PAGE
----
A good reason to flea to Connecticut
“It’s been a week, and I’m still obsessing over a chicken made from an old toaster.”
Such is the risk you take when you go to a flea market. That item you passed on won’t get out of your head, and, like that Kitchen Aid stand mixer you once saw at Marshalls on Boylston Street for $199, it will never appear again.
We recently made a pilgrimage to Elephant’s Trunk Flea Market in New Milford, Conn., for a very good reason: We’d seen it on a reality show. Elephant’s Trunk is often the site of filming for HGTV’s “Flea Market Flip.” (The Brimfield Antique Flea Market in Brimfield is another location used by the show.) The basic premise is, the show’s contestants shop the flea market in one hour, buy unlikely-looking items (decrepit metal file cabinets, rusty bird cages), and then, with the help of the show’s experts, turn them into chicly repurposed household goods that New Yorkers will spend big money for — at yet another flea market. Up-cycled bar carts are huge; at this point, every apartment dweller in the entire New York metro area must have one. Paint it blue, and it will sell fast.
Cunning wannabe crafters that we are, we couldn’t wait to check it out and, like “Flea Market Flip” host Lara Spencer, use our incredible taste to ferret out fabulous flea market finds.
Set in a 55-acre hayfield, Elephant’s Trunk is New England’s largest weekly flea market. It’s open from April through mid-December, on Sundays only, and typically draws 500-plus vendors. People arrive in the wee hours of the morning to check out goods that range from antiques and collectibles to up-cycled wares and odd unidentifiable bits just begging to be transformed into something unique and industrial-chic. Even the eats are above par. Besides the typical flea market fare (steamed hotdogs), Elephant’s Trunk offers nearly 20 food trucks, including a decent barbecue purveyor. Typically, there’s also fresh produce and flowers. So even if you don’t bring home that mid-century table, you’ll likely return with a bunch of mums or an eggplant.
It’s always fun to play a game of “find the weirdest item here” at a flea market. Oddest thing we found during a recent visit to Elephant’s Trunk: a giant (uninhabited) wasp’s nest, hanging from a branch. “People love those — they hang ’em up in their family room,” the vendor said. “Oh, yeah,” said a customer. “My husband does tree work and brings them home for the Girl Scouts.” Who knew?
Another vendor was doing a brisk business selling beer tap handles, culled from the basement of a tavern. One customer was scooping these up in multiples, for 10 bucks apiece. Why? “We screw them onto oak barrel fronts. Man cave art!” the buyer said. Aha. Meanwhile, metalworking couple Kim and Jim Irons were selling yard art — dogs, people, chickens — made from old golf clubs, shovels, mailboxes, and other assorted junk. (They call their company “Repurpose Me.”) We watched a customer fall in love with a virtual kennel of these dogs, and then purchase three of them. Why? “They just make me smile!” she said. A $70 chicken was pretty irresistible, but we walked away — to our lasting regret, it seems.
We noticed several dealers selling vintage, treadle-style sewing machines with cast-iron bases. “People are putting marble on top and turning them into accent tables,” said dealer Ray Flotat from Winston, Conn., who happened to be selling a c. 1880s machine himself for $150. “That’s the best-selling thing there is,” said Flotat, who’s been collecting stuff for 50 years. While he loves this flea market, he’s not a huge fan of the “Flea Market Flip” effect. The show has hurt the market, he says, because “people want to be on TV, so they’ll sell stuff too cheaply.” Not to mention, “Lara Spencer doesn’t like me — I talk too much” to contestants.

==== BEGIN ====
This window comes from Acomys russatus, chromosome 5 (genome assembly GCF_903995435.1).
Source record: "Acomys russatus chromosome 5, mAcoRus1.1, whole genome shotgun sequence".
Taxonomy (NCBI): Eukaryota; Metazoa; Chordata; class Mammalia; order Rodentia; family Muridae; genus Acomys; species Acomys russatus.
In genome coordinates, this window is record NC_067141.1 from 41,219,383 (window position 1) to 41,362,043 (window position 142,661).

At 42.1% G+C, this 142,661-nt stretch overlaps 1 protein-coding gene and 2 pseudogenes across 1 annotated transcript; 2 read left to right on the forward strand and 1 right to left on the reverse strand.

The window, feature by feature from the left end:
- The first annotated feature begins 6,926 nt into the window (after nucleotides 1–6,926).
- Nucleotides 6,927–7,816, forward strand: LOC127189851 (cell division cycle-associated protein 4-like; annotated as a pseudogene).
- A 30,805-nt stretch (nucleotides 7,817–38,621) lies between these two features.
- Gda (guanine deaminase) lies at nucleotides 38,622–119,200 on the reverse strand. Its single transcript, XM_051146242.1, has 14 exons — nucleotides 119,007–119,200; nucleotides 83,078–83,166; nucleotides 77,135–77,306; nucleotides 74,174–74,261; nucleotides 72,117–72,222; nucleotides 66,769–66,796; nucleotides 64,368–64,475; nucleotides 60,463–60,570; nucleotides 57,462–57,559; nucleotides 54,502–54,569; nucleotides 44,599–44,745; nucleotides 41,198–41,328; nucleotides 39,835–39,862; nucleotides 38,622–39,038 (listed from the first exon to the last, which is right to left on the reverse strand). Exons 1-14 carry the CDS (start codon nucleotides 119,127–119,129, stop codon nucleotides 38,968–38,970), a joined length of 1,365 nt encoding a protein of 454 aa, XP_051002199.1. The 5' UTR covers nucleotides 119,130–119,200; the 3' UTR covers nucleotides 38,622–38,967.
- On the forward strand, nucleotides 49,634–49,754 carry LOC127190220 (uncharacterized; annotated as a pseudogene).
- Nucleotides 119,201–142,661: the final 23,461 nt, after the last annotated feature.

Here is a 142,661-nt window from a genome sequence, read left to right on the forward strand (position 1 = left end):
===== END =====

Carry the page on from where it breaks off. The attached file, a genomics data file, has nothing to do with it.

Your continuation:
On the higher end, we encountered 21 Tables. “I’m two trends in one!” says owner Frank Conroy, who combines live (natural)-edge wood slabs with steel and cast-iron industrial bases to create one-of-a-kind tables. Everything is sourced in New England, and much of it is salvaged. We fell in love with one priced at $900; many go much higher.
With more than 500 dealers typically set up, even an energetic shopper won’t see everything. But what you do encounter will be better than the average flea market fodder. While there’s lots of stuff, “there’s not a lot of schlocky junk here — no tube socks, T-shirts, or knock-off designer bags,” said our companion Paul Kelley, a flea market fan whose mother was a dealer in Newton. “It’s an interesting mix.”
Niceties for shoppers include free use of carts — useful for hauling those big finds to your car — and a parking area devoted to loading items.
But maybe buying more stuff isn’t the real lure here. For many, a visit to a flea market is a great excuse to hang out with a friend or family member, and do a little time-traveling together. “We walk around and I see stuff, and realize, ‘This was at my grandma’s house!’” says Arianne Beerbower of Fairfield, Conn., who was flea-marketing at Elephant’s Trunk with her mother, Nancy. “We see stuff that we used to play with as kids. It’s a walk down memory lane.”
And if you do buy something, you’re giving new life to an item that was sitting around gathering dust — like those mounted deer heads, or the once-loved American Girl dolls that are awaiting a good home. Maybe, like the three women we saw (toting old wooden wheels that they planned to refashion into wall art), you’ll be inspired to create something for your home, a la “Flea Market Flip.”
“When you’re here, you block out everything else in the world, and just focus on the hunt,” Beerbower said.
Not a bad thing!
If you go . . .
Open Sundays from 7 a.m. to 3:30 p.m. (see website for early bird timing and fees), through mid-Dec. $2 per person for regular admission; free from 2 to 3:30 p.m. Elephant’s Trunk Flea Market, 490 Danbury Road, New Milford, Conn., 860-355-1448; www.etlfea.com.